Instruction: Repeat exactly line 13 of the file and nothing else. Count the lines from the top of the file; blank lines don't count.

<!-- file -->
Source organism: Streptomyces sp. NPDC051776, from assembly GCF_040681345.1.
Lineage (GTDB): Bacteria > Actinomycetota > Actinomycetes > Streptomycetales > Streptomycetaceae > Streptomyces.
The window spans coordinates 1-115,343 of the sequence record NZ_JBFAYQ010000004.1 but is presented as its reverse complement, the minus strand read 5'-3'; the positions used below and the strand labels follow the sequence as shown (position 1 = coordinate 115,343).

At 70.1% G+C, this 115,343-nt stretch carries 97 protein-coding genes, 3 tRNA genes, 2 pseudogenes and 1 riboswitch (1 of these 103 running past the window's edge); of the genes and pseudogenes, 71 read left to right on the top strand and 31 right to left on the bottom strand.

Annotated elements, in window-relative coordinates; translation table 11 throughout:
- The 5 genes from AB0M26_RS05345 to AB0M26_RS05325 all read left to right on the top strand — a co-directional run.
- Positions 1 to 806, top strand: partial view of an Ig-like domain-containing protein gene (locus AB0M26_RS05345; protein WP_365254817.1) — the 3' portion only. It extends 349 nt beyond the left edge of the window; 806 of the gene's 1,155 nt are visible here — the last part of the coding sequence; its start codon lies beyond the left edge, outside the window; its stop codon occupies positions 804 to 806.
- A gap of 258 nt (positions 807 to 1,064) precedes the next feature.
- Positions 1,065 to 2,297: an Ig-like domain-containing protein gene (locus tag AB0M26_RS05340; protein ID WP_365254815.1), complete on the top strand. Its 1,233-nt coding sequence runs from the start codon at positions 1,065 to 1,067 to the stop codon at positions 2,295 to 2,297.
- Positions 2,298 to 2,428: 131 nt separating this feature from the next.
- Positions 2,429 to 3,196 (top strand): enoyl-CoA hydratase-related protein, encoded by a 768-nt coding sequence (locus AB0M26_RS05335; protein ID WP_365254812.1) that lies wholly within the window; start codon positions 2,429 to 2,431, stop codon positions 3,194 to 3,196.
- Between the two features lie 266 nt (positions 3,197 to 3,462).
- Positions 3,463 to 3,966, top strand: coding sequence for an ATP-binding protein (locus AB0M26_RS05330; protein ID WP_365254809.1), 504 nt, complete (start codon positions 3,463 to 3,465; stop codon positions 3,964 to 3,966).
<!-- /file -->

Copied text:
- Positions 3,463 to 3,966, top strand: coding sequence for an ATP-binding protein (locus AB0M26_RS05330; protein ID WP_365254809.1), 504 nt, complete (start codon positions 3,463 to 3,465; stop codon positions 3,964 to 3,966).